Court Rules TPS Meets Inspection and Entry for 245 Adjustment of Status

A District Court out of Minnesota recently issued a significant decision regarding the eligibility of those who hold Temporary Protected Status ("TPS") to adjust status in the US notwithstanding a prior lack of entry. This case, Bonilla vs. Johnson, et. al, follows the logic of a similar Circuit case (Flores v. USCIS) that holds that the plain language of 8 USC 1254a(f)(4) clearly allows an individual who is granted TPS to satisfy the inspection and entry requirement for adjustment of status. The section says, in part: "for purposes of adjustment of status under section 1255 of this title and change of status under section 1258 of this title, the alien shall be considered as being in, and maintaining, lawful status as a nonimmigrant." The government argued, unsuccessfully, that a grant of TPS did not constitute inspection and entry for purposes of adjustment. The Court held otherwise, noting that the statute was clear and unambiguous.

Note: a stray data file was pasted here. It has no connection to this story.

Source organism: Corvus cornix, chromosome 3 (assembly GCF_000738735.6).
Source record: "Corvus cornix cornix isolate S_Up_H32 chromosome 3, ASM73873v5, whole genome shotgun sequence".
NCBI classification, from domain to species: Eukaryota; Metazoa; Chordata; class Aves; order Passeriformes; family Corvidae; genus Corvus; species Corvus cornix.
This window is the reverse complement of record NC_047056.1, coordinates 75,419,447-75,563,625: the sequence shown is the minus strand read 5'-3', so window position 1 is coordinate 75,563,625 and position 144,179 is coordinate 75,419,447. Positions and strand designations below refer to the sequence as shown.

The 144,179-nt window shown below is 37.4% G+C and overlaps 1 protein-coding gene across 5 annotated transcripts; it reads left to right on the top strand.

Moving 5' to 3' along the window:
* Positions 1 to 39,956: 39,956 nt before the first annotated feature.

Section 245(i) and Proving Physical Presence

For individuals seeking to pursue permanent residence in the United States, the eligibility requirements of Section 245a of the Immigration and Nationality Act ("INA") must normally be satisfied. While Immediate Relatives of United States Citizens generally enjoy broader protection than most other types of applicants, any irregularity or defect could potentially complicate and possibly disqualify an individual from adjustment of status. Typical problems include but are not limited to:

PROFESSIONAL RECOGNITION

    • Avvo Rating 10.0 | Superb
    • Client Distinction Award martindale.com | 2016 Martindale-Hubbell Client Distinction Award
    • New Jersey State Bar Association | Paris Lee Chair - Immigration Section 2015-2016
    • Nationally Recognized | Newsweek Nationwide Showcase | Top Attorneys 2013
    • New Jersey Chapter | American Immigration Lawyers Association | Angie Garasia | Chapter Chair 2015-2016
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Lee & Garasia, LLC
190 State Route 27
Edison, NJ 08820